November 25, 2013

WEEKEND BOX OFFICE: Not So Fast, “Catching Fire”


Yesterday’s studio estimate for THE HUNGER GAMES: CATCHING FIRE (Lionsgate) seemed high, with a Sunday drop predicted to be by far the lowest in the Top 10, so it’s not much of a surprise to see the weekend number reduced now that final figures are out, down $3M from $161.1M to $158.1M.  Even with the change, Catching Fire remains the biggest non-summer opener ever and healthily ahead of the start for the first Hunger Games.  But it’s no longer the highest-opening 2D movie, and it slips from #4 to #6 on the list of all-time opening weekends, in both cases because it’s now behind The Dark Knight ($158.4M) and The Dark Knight Rises ($160.9M).

$3M here or there isn’t a particularly major concern for a blockbuster like Catching Fire.  The bigger box office question is how it will hold during the 5-day Thanksgiving holiday.  In each of the last 2 years, Thanksgiving was dominated by one of the Breaking Dawns, which were extremely front-loaded.  After the usual Monday plunge, they each had modest increases on Tuesday and Wednesday, then a big drop on the holiday itself, followed by roughly doubling on Friday, then a tiny drop on Saturday and a big one on Sunday.  The result was that in the full week after their opening weekends, the Breaking Dawns made an amount equal to about 61-62% of their opening weekends.  If that model holds for Catching Fire, it would be at around $255M by Sunday, still narrowly ahead of Hunger Games, which was at $248M after 10 days of release.  But there’s definite potential upside for Catching Fire, which has more of an older audience that isn’t quite as female-skewing, which may make it less front-loaded.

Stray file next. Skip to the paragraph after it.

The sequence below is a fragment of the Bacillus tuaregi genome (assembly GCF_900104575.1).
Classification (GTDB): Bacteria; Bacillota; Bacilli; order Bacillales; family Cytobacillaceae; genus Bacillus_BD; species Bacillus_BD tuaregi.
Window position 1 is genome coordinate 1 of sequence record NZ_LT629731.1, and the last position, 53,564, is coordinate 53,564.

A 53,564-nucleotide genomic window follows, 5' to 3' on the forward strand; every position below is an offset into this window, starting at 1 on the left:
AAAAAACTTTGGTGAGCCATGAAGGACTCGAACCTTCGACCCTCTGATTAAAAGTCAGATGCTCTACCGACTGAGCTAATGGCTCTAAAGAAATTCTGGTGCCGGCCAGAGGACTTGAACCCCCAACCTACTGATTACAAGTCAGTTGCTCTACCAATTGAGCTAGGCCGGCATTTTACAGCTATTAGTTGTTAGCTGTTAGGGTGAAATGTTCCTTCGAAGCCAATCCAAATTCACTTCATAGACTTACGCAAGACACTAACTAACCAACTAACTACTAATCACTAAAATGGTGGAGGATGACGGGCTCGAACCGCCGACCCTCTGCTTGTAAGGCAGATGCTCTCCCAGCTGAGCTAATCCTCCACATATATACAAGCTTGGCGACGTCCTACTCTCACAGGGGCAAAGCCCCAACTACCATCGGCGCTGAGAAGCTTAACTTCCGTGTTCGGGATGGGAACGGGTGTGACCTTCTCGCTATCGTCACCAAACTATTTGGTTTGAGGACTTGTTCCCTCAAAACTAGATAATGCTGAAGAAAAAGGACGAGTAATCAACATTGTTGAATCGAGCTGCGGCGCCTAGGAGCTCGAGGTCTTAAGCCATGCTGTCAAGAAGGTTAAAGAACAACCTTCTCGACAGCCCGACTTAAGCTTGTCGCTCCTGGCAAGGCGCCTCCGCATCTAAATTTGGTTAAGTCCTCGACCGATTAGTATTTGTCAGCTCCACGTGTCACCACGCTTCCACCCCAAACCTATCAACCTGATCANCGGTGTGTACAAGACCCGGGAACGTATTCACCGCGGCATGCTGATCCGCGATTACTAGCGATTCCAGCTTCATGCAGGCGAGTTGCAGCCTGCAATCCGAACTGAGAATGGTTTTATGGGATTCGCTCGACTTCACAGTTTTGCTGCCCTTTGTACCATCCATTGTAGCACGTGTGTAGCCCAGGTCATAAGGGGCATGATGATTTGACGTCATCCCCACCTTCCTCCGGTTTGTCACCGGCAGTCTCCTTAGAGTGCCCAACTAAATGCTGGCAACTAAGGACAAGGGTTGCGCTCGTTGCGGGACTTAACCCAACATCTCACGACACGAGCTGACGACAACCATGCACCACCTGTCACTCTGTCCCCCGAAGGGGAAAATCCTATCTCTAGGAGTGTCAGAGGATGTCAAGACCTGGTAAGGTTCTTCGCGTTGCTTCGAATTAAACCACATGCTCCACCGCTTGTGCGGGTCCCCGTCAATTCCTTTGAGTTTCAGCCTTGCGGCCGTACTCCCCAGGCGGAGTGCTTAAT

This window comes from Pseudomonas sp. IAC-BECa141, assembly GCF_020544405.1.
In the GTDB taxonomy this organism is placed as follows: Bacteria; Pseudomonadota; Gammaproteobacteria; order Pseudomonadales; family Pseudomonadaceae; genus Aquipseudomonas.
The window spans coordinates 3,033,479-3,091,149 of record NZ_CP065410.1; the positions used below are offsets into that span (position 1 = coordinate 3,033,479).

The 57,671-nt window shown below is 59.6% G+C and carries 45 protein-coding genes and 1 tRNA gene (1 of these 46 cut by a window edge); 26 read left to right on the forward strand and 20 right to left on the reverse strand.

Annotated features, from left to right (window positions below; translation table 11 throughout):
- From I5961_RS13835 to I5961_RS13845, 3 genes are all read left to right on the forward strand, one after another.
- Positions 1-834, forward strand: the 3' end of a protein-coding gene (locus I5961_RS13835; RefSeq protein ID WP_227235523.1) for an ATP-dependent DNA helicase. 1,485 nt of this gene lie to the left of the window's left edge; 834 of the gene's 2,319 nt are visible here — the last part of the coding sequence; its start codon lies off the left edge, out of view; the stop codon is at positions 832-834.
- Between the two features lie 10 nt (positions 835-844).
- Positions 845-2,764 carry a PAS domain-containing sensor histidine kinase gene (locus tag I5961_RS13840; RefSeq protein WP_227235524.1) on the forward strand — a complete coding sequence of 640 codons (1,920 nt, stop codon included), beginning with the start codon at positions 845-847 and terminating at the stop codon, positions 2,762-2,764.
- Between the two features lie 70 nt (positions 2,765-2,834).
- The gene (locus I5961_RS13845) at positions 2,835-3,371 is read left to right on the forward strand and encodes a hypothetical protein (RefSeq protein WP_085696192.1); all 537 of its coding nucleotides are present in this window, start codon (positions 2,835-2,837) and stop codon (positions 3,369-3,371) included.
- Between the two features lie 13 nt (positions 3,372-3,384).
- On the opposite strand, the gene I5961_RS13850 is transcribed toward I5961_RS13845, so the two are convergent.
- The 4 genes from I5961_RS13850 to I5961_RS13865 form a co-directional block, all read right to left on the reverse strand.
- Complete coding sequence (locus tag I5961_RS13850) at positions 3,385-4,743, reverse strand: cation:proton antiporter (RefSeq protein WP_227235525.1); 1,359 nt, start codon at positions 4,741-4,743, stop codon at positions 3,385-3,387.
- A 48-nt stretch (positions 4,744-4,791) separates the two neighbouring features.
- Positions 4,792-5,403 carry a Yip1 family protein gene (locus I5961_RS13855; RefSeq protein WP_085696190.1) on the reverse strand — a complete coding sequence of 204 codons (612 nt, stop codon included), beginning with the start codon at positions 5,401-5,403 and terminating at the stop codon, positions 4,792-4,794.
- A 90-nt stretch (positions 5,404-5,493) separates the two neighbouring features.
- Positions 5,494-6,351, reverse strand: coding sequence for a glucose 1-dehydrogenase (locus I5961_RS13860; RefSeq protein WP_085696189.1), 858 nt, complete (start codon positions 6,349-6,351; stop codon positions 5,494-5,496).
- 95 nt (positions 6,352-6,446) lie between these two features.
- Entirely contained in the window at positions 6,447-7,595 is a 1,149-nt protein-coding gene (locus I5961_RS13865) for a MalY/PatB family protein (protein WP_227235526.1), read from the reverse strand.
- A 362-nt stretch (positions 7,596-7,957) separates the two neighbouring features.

Incidentally, Catching Fire wasn’t the only movie to indulge in some wishful thinking with its weekend estimates.  For some reason, DELIVERY MAN (DreamWorks/Disney) thought it was worth exaggerating by 3% to push its weekend above $8M, when its real total was an even more horrific $7.9M, and the expanding NEBRASKA (Paramount) was overstated by 7%, giving it a less impressive $11.6K per-theatre average.

About the Author

Mitch Salem
MITCH SALEM has worked on the business side of the entertainment industry for 20 years, as a senior business affairs executive and attorney for such companies as NBC, ABC, USA, Syfy, Bravo, and BermanBraun Productions, and before that, at the NY law firm of Weil, Gotshal & Manges. During all that, he has more or less constantly been going to the movies and watching TV, and writing about both since the 1980s. His film reviews also currently appear on and In addition, he is co-writer of an episode of the television series "Felicity."